As recently as Dec. 1, Clinton was leading Sanders by more than 4% points in New Hampshire and more than 10% points in Iowa . Clinton was supposed to be inevitable, Sanders inconsequential.
The Democratic race was over the second that polls closed in New Hampshire at 8 p.m. EST Tuesday night, when Vermont independent Sen. Bernie Sanders was instantly declared the winner.
By the time all the votes had been counted, five hours later, Sanders had defeated his rival Hillary Clinton by an eye-popping 21 percentage points, the largest margin of victory in a contested Democratic primary in the Granite State since the start of the modern era.
To be sure, the chattering classes “expected” Sanders to triumph Tuesday. He had been leading in opinion surveys for months, and New Hampshire borders his home state.
Still, it’s worth stepping back for a moment to reflect on how improbable this result — a Bernie Sanders primary victory — seemed just a short time ago.
When Sanders announced his presidential bid back in April, with a ramshackle press conference in the shadow of the U.S. Capitol, almost no one in Washington, D.C., took him seriously.
At the time, Sanders was averaging 5.6 percent in the national polls; Clinton was averaging 62.2 percent.
As recently as Dec. 1, Clinton was leading Sanders by more than 4 percentage points in New Hampshire and more than 10 percentage points in Iowa.
Clinton was supposed to be inevitable; Sanders, a Democratic socialist, was supposed to be inconsequential.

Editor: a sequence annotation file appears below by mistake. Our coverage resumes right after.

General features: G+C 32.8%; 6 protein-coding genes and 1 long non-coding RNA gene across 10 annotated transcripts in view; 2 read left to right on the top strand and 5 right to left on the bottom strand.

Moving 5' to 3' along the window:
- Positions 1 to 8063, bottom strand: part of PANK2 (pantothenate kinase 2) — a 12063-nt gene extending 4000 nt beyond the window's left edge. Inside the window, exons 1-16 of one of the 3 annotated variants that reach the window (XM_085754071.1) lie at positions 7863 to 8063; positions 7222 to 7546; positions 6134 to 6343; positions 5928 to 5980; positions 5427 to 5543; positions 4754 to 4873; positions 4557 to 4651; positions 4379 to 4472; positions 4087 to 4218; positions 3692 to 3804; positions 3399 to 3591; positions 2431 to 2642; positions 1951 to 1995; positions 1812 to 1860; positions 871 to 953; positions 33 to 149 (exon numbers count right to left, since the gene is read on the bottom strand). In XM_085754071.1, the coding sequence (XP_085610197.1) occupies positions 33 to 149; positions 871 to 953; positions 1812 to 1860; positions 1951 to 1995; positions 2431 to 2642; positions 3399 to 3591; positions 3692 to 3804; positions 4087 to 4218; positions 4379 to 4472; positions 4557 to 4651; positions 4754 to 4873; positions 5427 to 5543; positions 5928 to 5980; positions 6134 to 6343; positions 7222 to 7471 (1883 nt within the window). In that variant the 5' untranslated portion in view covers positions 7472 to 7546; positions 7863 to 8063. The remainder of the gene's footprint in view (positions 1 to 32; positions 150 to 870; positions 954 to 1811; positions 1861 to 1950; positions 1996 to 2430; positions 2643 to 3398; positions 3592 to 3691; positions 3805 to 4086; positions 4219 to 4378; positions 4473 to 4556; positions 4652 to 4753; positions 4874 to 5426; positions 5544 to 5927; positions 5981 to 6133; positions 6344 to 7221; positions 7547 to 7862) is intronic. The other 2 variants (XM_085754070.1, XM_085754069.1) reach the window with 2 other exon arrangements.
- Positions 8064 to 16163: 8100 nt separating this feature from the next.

“We started out at zero,” Burt Cohen, a member of Sanders’ New Hampshire steering committee and a former state senator, told Yahoo News. “Everybody knew Hillary Clinton just six months ago. We did not have any kind of home state advantage. Nobody knew Bernie Sanders.”
Yet now that the dust has settled on the first two Democratic nominating contests of 2016, the race suddenly looks very different. Last week in Iowa, Sanders came within one-quarter of one percentage point of upsetting the former secretary of state. And Tuesday in New Hampshire, Sanders clobbered Clinton among the very voters who, in 1992, transformed Hillary’s husband, Bill, into the “Comeback Kid” and who stunned pollsters and pundits 16 years later by picking her over Barack Obama.
According to one of his closest aides, Sanders pumped his “fist in the air” when the networks announced that he had won New Hampshire. Supporters cheered and danced as they awaited his victory speech in the Concord High School gymnasium.
“We were feeling good, but this is something else,” Karthik Ganapathy, Sanders’ New Hampshire communications director, told Yahoo News. “To have this margin, this moment, this energy in here…”
“Hear that?” Ganapathy asked, as the crowd chanted Sanders’ name. “That’s something.”
Democratic presidential candidate Sen. Bernie Sanders, I-Vt., center left, watches for results with his wife, Jane, at a primary night party at Concord High School, on Feb. 9, 2016, in Concord, N.H. (Photo: John Minchillo/AP)
Sanders, a self-described “democratic Socialist,” won the primary by focusing on income inequality, campaign finance reform, universal health care and free public college education. When he finally took to the stage, about an hour after the results were announced, Sanders characterized his victory as a message to the nation’s elites.
“Together we have sent a message that will echo from Wall Street to Washington, from Maine to California, and that is that the government of our great country belongs to all of the people, and not just a handful of wealthy campaign contributors and their super-PACs,” Sanders said.
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